Organization of the Month | January 2017

by Kathleen Cunningham
Executive Director

BC Law Institute Turns 20

Lisa A. Peters, Q.C., Chair of the BCLI Board and The Honourable Suzanne Anton Q.C. at #BCLI20

The BC Law Institute (BCLI) is British Columbia’s only independent, non-partisan law reform body. It includes the Canadian Centre for Elder Law.

Over the past 20 years BCLI has produced over 60 reports, study papers and resources. Our reports include detailed analyses of the evolution of a particular law, consider the policy issues and recommend reforms to improve the law and/or make it more relevant in today’s society. Our study papers examine legal issues and often identify areas of the law that might be the subject of a future project.

What’s happening in 2017

In 2017 we have a number of ambitious and interesting projects on the go – we continue our projects to address issues in BC’s strata property law, reform the Employment Standards Act and reform the Builders Lien Act. We are also working on a study paper on the options available for financing litigation when individuals must go to court to protect their rights. Finally, we are in the final stages of a project of the Uniform Law Conference of Canada which will propose a Uniform Vital Statistics Act that could be adopted in all provinces and territories to modernize and help ensure better consistency across the country in how vital events are recorded.

Celebrating 20 Years: Thank You.

We could not do the work we do without the support of hundreds of committee volunteers (over 370) and dozens of funders.  In January 2017, the BC Law Institute turned 20. We kicked off a year of celebration with an event in Victoria to both celebrate our achievements, but to also thank the many funders, supporters and committee volunteers who make it possible for our small team to do the work it does.

Guests were the first to see our 20th Anniversary video “Tending to our Laws” which is now available on our website on this web page. Thank you to our core funders – the Law Foundation of BC and the BC Ministry of Justice, all of our project funders, and to the sponsors of our 20th anniversary events – Gold Sponsor: Lawson Lundell; Silver Sponsors: BC Ministry of Justice, Spraggs & Co, Solvere; and Bronze Sponsor: Ramsay Lampman and Rhodes. Your support makes our work possible.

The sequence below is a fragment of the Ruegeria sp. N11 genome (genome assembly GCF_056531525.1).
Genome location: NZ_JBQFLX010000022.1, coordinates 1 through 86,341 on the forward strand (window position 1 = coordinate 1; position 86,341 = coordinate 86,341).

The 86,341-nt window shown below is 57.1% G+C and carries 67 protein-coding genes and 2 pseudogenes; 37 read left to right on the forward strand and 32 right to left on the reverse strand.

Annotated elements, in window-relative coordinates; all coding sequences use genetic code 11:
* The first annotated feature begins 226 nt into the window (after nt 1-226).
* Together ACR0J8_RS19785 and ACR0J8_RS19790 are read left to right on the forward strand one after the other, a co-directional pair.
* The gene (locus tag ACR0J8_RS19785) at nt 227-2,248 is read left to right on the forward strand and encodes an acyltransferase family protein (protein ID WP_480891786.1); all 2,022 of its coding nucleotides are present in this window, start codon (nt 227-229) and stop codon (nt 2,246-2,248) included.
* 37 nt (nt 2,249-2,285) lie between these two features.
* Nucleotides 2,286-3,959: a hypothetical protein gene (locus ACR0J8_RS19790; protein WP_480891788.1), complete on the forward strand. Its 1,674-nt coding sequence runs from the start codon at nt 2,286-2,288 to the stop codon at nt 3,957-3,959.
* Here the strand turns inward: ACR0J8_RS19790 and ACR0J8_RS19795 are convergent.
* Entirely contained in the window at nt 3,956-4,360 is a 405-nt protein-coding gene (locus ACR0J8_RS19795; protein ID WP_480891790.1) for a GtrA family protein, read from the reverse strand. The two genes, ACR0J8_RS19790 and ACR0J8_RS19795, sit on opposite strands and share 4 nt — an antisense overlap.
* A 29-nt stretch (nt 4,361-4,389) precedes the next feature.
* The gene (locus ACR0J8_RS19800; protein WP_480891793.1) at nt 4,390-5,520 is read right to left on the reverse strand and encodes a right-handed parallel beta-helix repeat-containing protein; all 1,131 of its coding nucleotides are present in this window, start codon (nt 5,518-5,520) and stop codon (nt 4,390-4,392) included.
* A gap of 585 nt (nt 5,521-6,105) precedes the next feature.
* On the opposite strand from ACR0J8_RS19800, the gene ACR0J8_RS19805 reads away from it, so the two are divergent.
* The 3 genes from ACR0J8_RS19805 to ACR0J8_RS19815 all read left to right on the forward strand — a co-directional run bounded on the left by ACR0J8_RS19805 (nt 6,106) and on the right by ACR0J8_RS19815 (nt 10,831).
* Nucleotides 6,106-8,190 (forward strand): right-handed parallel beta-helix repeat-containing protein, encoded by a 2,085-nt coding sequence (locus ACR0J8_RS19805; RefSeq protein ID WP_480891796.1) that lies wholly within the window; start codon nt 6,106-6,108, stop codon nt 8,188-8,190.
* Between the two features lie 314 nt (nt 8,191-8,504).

Q&A with the ED

CQ_iconKathleen Cunningham is the Executive Director of the BC Law Institute. BCLI is one of our top contributors to the Reform & Research section of Clicklaw, which serves as a public window to legal reform and innovations in BC. Here is a short Q&A we did to help you better understand what BCLI does:

I imagine some of our readership might be unfamiliar with BCLI. Could you tell me more about what you do? The laws that govern our lives are established in legislation and through the courts over time. The BCLI identifies laws that are outdated or need to be improved in order to better serve British Columbians.

The resources we produce assist lawyers and other professionals. They range from questions and answers on pension division on the breakdown of a relationship to understanding and addressing undue influence on a client who is making a will or a power of attorney. Many resources are designed to help health care professionals, seniors serving groups, and seniors themselves to understand elder abuse and how to prevent it, and respond when it occurs.

How is BCLI a unique organization? We’re BC’s only independent, non-partisan law reform body. We look to find the laws that are not working for people, and when we identify an area of the law that needs reform, we make sure government and other stakeholders are also interested in seeing work to identify how to improve this area of the law.